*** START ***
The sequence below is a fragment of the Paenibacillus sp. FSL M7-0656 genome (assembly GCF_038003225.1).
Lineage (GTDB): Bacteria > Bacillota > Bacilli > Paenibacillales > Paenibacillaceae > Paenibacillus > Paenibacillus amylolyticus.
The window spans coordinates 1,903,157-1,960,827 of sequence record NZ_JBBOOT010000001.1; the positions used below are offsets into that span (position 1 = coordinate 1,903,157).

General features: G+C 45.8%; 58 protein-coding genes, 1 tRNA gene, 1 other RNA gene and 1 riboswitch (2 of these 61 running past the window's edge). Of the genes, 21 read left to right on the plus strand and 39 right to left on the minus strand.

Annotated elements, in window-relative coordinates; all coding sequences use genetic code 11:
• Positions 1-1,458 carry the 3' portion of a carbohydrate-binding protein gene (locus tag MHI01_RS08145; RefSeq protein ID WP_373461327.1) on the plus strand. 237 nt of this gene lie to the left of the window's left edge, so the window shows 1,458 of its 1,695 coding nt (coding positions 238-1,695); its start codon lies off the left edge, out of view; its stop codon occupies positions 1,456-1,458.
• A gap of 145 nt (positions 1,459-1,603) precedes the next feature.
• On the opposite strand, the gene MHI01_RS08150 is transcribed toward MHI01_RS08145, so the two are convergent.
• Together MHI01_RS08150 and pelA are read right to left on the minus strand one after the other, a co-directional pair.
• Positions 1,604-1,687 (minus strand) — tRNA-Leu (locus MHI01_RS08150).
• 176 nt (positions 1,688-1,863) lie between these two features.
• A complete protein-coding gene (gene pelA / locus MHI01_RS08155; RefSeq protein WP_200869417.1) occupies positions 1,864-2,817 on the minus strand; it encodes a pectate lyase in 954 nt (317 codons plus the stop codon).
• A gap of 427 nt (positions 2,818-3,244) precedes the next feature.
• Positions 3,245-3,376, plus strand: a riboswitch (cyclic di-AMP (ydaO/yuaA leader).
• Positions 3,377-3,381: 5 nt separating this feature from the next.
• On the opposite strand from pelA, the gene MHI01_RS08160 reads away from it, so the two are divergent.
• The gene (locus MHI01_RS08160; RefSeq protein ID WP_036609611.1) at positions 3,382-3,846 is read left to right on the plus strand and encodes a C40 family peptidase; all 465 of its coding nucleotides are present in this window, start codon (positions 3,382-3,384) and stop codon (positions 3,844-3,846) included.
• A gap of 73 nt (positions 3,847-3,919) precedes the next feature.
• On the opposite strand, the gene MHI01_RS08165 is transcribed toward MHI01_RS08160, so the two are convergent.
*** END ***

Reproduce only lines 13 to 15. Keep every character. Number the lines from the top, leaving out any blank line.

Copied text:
• A gap of 427 nt (positions 2,818-3,244) precedes the next feature.
• Positions 3,245-3,376, plus strand: a riboswitch (cyclic di-AMP (ydaO/yuaA leader).
• Positions 3,377-3,381: 5 nt separating this feature from the next.